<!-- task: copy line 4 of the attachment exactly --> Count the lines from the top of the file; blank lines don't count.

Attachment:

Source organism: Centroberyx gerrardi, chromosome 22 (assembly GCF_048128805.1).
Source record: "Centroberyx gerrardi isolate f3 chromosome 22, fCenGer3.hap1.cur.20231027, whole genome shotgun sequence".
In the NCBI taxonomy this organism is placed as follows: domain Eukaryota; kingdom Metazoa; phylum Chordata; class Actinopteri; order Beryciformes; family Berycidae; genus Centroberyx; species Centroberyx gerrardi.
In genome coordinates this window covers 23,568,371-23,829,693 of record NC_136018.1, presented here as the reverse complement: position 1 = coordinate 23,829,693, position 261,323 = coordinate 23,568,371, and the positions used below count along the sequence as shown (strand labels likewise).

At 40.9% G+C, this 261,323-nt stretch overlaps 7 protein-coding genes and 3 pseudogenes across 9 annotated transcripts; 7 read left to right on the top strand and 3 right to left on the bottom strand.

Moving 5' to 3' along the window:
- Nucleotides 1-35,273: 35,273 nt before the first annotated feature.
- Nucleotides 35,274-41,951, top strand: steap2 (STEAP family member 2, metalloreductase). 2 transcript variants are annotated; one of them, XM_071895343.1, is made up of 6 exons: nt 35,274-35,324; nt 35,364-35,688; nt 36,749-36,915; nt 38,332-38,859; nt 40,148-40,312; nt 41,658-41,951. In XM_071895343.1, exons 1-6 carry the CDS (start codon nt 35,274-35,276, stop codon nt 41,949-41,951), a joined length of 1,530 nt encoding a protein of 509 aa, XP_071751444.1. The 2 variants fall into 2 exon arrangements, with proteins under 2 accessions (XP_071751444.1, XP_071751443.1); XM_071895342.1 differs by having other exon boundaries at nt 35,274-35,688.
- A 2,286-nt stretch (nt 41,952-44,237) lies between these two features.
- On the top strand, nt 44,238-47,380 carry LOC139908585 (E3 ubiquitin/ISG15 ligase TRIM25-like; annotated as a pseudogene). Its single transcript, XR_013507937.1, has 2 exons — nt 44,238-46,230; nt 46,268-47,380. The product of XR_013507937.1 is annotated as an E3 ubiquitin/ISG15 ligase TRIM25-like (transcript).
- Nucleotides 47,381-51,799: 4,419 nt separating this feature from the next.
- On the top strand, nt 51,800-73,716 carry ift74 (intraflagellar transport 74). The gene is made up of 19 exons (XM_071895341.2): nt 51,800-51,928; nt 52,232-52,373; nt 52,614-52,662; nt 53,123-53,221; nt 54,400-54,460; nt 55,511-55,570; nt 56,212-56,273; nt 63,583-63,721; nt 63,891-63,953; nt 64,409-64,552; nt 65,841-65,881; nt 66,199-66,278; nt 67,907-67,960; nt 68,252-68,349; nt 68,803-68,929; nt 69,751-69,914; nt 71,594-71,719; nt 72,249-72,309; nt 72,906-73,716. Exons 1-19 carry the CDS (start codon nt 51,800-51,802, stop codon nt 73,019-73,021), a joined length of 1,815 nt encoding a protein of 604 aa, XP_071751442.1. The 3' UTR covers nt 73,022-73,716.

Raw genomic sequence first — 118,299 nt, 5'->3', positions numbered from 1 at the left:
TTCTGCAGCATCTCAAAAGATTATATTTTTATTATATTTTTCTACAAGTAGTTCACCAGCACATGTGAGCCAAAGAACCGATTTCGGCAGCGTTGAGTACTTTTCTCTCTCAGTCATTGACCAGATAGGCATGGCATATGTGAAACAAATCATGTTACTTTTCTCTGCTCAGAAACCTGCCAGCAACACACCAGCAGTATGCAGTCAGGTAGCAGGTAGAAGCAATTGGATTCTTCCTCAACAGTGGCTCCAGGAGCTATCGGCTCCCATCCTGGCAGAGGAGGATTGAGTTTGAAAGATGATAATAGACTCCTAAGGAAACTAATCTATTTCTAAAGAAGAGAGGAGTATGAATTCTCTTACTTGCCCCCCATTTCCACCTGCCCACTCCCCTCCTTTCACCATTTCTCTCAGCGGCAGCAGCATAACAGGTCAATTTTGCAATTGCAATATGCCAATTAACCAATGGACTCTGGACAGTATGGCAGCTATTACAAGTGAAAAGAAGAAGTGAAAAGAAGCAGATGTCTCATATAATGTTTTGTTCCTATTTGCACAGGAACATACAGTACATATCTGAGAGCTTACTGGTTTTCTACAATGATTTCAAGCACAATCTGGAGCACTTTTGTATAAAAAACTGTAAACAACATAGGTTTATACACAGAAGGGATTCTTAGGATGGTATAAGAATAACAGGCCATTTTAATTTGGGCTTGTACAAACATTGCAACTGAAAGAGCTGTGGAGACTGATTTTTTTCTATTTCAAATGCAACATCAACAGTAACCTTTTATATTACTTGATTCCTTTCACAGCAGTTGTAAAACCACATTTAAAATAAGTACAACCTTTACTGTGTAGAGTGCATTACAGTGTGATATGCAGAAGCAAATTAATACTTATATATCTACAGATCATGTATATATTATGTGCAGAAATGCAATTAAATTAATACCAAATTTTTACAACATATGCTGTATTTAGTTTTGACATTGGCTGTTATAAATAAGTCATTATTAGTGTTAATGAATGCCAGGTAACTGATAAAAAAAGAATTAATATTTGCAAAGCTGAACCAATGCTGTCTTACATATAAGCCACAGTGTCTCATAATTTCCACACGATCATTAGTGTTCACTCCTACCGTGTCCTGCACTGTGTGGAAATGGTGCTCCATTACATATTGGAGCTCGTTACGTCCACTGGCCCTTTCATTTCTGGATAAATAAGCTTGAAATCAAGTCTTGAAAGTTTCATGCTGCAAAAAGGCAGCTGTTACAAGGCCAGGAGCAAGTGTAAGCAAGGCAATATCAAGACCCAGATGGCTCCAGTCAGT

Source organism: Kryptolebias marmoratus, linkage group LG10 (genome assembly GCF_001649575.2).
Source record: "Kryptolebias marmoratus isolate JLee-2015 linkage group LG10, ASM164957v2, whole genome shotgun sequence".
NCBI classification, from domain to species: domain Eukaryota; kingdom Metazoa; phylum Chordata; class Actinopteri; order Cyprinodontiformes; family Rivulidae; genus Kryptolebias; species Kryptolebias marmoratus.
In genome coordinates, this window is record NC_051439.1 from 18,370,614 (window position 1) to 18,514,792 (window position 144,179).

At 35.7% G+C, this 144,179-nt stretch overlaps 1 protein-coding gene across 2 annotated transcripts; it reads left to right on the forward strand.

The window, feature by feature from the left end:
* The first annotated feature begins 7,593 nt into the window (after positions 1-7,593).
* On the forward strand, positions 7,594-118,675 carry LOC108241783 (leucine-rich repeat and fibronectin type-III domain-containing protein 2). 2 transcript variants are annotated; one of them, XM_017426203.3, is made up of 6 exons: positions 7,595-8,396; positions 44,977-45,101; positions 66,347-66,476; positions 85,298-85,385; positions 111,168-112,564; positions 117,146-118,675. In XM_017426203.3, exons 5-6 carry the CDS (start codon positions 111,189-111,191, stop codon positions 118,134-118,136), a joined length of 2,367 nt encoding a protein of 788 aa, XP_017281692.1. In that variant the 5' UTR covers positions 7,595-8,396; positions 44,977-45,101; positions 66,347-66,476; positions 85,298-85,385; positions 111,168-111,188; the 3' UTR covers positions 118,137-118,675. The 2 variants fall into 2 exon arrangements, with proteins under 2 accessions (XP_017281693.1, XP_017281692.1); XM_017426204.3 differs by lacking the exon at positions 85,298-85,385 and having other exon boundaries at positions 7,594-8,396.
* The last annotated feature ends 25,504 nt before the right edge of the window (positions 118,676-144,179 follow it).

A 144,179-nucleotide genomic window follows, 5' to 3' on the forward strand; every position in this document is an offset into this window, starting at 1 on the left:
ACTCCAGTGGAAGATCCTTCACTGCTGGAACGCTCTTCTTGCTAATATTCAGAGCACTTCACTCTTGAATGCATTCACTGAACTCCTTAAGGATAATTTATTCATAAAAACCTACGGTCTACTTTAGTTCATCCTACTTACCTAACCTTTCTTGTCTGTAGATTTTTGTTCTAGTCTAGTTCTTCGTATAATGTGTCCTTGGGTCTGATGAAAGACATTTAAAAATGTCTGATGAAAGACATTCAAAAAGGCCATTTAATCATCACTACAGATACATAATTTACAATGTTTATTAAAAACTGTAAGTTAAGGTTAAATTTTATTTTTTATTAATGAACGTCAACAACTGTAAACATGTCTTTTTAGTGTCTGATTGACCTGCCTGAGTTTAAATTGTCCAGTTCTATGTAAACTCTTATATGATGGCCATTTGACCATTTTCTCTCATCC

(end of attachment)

In genome coordinates this window covers 23,568,371-23,829,693 of record NC_136018.1, presented here as the reverse complement: position 1 = coordinate 23,829,693, position 261,323 = coordinate 23,568,371, and the positions used below count along the sequence as shown (strand labels likewise).